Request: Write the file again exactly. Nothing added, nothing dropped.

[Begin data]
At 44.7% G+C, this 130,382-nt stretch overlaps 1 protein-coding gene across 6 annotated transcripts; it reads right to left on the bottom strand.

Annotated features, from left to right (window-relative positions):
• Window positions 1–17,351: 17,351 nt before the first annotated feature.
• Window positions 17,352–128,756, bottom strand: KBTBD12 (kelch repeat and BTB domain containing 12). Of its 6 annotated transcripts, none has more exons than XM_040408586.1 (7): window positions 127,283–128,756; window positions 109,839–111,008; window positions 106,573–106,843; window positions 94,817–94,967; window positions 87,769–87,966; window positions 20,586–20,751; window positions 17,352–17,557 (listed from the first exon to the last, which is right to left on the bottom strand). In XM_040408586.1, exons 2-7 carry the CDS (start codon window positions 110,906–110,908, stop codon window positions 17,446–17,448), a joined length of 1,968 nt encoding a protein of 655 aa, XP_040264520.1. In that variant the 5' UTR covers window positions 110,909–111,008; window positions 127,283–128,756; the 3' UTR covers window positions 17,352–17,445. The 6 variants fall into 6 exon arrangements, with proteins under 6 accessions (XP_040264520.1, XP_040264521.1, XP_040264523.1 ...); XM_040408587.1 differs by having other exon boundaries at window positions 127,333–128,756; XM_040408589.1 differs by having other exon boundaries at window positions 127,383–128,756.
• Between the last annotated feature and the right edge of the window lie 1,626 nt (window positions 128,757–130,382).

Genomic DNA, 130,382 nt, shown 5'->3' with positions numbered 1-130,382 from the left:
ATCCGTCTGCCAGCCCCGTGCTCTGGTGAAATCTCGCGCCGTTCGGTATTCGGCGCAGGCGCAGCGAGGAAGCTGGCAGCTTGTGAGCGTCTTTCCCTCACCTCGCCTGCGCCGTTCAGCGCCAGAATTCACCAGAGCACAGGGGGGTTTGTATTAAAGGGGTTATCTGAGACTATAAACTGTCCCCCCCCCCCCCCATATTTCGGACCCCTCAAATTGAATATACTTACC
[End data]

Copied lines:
At 44.7% G+C, this 130,382-nt stretch overlaps 1 protein-coding gene across 6 annotated transcripts; it reads right to left on the bottom strand.

Annotated features, from left to right (window-relative positions):
• Window positions 1–17,351: 17,351 nt before the first annotated feature.
• Window positions 17,352–128,756, bottom strand: KBTBD12 (kelch repeat and BTB domain containing 12). Of its 6 annotated transcripts, none has more exons than XM_040408586.1 (7): window positions 127,283–128,756; window positions 109,839–111,008; window positions 106,573–106,843; window positions 94,817–94,967; window positions 87,769–87,966; window positions 20,586–20,751; window positions 17,352–17,557 (listed from the first exon to the last, which is right to left on the bottom strand). In XM_040408586.1, exons 2-7 carry the CDS (start codon window positions 110,906–110,908, stop codon window positions 17,446–17,448), a joined length of 1,968 nt encoding a protein of 655 aa, XP_040264520.1. In that variant the 5' UTR covers window positions 110,909–111,008; window positions 127,283–128,756; the 3' UTR covers window positions 17,352–17,445. The 6 variants fall into 6 exon arrangements, with proteins under 6 accessions (XP_040264520.1, XP_040264521.1, XP_040264523.1 ...); XM_040408587.1 differs by having other exon boundaries at window positions 127,333–128,756; XM_040408589.1 differs by having other exon boundaries at window positions 127,383–128,756.
• Between the last annotated feature and the right edge of the window lie 1,626 nt (window positions 128,757–130,382).

Genomic DNA, 130,382 nt, shown 5'->3' with positions numbered 1-130,382 from the left:
ATCCGTCTGCCAGCCCCGTGCTCTGGTGAAATCTCGCGCCGTTCGGTATTCGGCGCAGGCGCAGCGAGGAAGCTGGCAGCTTGTGAGCGTCTTTCCCTCACCTCGCCTGCGCCGTTCAGCGCCAGAATTCACCAGAGCACAGGGGGGTTTGTATTAAAGGGGTTATCTGAGACTATAAACTGTCCCCCCCCCCCCCCATATTTCGGACCCCTCAAATTGAATATACTTACC